Indiana this Friday has become the first of the 50 US states in passing a law to restrict access to abortion after a Supreme Court overturned the 1973 ruling, known as Roe versus Wade, a case thanks to which the right to abortion was guaranteed throughout the country. After the sentence of last June, several states have prohibited abortion, but until now all had done so with previously approved regulations.
This initiative has been approved by both houses of the state legislature and now heads to the office of the Republican governor of Indiana, Eric Holcomb, to proclaim it as law. Once this process has been completed, the project will come into force on September 15. In this way, Indiana will join the other nine US states with laws that almost totally ban abortion.
But the bill collects a series of exceptions after several weeks of divisions among conservatives in Indiana. A majority wanted to ban abortion altogether, while a minority believed that some distinctions should be made. Finally, faced with the risk of losing the vote, the Republicans have included exceptions in cases of rape, incest, malformations of the fetus that make their survival impossible if the mother’s health is in serious danger.
The results of both institutions have been favorable for the Conservatives, who have won more votes than their political rivals. In the House of Representatives state, the law has been approved by 62 votes in favor and 38 against, with the unanimous rejection of the Democratic wing. In the Senate State have registered 28 in favor and 19 against.
This fact occurs after last Tuesday, August 2, the voters of the state of Kansas will vote in a referendum in favor of keeping the right to abortion intact.
Kansas, the opposite face
The citizens of Kansas went to the polls this Tuesday – coinciding with the primary elections – to vote in a referendum on keeping intact the right to abortion, as it is currently collected and regulated in the State Constitution. The victory has been “overwhelming”, according to the Democrats, with more than 60% of voters who refused to restrict the right to abortion.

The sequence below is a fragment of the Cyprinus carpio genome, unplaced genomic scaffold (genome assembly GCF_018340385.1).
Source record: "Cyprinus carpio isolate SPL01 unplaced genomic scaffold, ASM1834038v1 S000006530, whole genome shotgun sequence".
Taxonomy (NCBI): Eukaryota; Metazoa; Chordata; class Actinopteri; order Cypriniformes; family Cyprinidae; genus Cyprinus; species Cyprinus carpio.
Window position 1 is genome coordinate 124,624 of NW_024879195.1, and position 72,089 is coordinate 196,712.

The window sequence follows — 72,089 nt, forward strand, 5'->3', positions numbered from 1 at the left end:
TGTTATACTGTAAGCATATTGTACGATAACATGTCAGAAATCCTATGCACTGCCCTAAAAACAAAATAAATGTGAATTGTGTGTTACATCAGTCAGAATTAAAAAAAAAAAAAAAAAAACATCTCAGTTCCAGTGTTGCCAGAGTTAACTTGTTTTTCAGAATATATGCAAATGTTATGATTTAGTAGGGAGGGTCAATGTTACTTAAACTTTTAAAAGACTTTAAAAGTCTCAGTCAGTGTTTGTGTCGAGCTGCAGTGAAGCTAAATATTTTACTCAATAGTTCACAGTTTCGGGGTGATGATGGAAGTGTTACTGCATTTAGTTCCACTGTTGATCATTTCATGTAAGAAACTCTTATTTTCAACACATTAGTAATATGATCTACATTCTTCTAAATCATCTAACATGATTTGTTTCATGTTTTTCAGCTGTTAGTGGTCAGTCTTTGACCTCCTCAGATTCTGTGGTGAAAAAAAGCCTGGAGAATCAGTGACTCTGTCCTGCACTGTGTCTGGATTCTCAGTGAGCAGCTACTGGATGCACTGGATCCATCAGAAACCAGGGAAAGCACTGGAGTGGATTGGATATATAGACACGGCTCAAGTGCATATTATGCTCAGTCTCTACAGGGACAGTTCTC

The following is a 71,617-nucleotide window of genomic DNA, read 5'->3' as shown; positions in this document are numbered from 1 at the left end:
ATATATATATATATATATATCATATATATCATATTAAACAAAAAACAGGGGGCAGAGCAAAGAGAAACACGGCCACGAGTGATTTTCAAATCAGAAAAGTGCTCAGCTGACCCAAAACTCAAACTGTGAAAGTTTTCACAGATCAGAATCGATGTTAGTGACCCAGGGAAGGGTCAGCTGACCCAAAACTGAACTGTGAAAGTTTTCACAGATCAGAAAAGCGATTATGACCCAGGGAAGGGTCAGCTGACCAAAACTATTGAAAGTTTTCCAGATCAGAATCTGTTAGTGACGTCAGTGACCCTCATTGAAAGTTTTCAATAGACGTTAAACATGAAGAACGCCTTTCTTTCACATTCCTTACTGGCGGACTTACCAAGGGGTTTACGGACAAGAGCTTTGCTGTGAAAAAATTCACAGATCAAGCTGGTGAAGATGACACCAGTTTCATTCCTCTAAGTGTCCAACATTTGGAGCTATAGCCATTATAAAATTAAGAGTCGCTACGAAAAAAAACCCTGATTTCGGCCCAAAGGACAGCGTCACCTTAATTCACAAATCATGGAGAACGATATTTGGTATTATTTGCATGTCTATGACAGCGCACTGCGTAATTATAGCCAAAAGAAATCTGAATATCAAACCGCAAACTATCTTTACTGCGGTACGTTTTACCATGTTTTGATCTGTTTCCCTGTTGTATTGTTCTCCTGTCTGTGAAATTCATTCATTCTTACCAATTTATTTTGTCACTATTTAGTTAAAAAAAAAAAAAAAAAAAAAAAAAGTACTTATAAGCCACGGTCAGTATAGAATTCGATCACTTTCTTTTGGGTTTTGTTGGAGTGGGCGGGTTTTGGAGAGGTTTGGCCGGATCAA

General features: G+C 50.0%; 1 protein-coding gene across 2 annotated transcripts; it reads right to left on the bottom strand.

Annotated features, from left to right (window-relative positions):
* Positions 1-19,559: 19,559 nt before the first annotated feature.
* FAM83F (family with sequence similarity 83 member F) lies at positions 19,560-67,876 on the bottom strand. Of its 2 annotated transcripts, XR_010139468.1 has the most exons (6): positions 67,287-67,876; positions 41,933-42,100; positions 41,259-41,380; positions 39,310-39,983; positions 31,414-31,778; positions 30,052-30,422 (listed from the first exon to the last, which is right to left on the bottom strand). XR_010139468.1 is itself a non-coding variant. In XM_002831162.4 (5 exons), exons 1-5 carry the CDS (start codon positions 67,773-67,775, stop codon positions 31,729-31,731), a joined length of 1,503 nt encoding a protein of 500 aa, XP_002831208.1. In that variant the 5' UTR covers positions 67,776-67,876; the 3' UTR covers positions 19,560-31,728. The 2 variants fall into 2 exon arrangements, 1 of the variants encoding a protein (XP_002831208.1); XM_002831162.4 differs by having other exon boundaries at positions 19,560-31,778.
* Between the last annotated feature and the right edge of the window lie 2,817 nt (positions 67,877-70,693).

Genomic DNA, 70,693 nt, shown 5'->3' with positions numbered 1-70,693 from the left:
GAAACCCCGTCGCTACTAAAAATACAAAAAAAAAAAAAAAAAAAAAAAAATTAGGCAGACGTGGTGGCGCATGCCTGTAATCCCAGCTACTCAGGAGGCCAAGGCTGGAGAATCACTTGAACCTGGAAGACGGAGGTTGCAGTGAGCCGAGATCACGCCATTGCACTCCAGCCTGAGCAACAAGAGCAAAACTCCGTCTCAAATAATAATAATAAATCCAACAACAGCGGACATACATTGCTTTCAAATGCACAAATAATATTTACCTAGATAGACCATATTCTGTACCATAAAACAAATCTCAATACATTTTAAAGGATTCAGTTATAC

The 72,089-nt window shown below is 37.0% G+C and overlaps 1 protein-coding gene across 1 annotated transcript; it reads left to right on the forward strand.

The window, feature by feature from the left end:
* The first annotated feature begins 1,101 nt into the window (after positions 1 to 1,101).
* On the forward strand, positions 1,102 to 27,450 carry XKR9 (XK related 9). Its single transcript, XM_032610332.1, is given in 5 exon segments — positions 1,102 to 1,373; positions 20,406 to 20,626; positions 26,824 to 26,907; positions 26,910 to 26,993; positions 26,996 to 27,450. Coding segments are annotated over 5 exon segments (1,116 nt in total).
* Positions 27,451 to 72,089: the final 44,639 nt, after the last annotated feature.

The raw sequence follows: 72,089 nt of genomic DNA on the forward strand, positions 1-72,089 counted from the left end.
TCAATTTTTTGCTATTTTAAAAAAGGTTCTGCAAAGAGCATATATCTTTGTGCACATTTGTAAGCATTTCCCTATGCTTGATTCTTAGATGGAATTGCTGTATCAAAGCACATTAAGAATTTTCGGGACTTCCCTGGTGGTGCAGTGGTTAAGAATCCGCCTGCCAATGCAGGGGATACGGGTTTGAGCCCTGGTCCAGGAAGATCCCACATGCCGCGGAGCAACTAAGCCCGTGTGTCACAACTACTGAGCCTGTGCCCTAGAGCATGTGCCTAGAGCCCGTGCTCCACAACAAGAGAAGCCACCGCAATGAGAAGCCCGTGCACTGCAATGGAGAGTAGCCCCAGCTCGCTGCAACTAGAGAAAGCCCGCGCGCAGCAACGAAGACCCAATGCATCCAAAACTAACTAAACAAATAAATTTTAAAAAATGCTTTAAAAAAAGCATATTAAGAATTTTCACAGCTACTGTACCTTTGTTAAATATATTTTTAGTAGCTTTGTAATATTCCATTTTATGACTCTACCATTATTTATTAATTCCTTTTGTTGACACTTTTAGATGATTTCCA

“Kansas voters went to the polls in record numbers to push back extremist efforts to amend the state Constitution to take away women’s right to choose,” US President Joe Biden said in a statement.
In Kansas, however, abortion will remain legal, but until 22 weeks gestationbut this vote may mean a paradigm shift in this State of republican tradition (although governed by the Democrat Laura Kelly) and in the rest of the United States.
“This vote makes clear what we already know: that the majority of Americans agree that lWomen should have access to abortion and they should have the right to make their own health decisions,” Biden added.
[Estados que han prohibido el aborto en EEUU una semana después de que se derogase Roe vs. Wade]
The organization Planned Parenthood has harshly criticized this referendum because, according to them, the text of the question was not clear enoughin an attempt to “misinform and confuse those who oppose abortion.”
A barrier for anti-abortion states
The uncertainty of some doctors and medical students of the United States on the new laws on abortion translates into a problem for those anti-abortion states. According to various interviews with professionals and students in the health sector, the reason is that many are reconsidering their career plans in Republican states, where abortion laws have changed rapidly since the Roe v. Wade ruling was overturned.
The health care staffing company, AMN Healthcare, has ensured that clients in states with abortion bans have more trouble filling vacancies because some future specialists will not even consider opportunities in states with these types of prohibitions.
The concern that exists is that the limits that come along with the new anti-abortion measures will harm the hiring of young talent, as well as the restrictions on fertility treatments. Even some doctors anticipate that conservative legislatures will try to impose bans on certain types of contraceptivesincluding IUDs.
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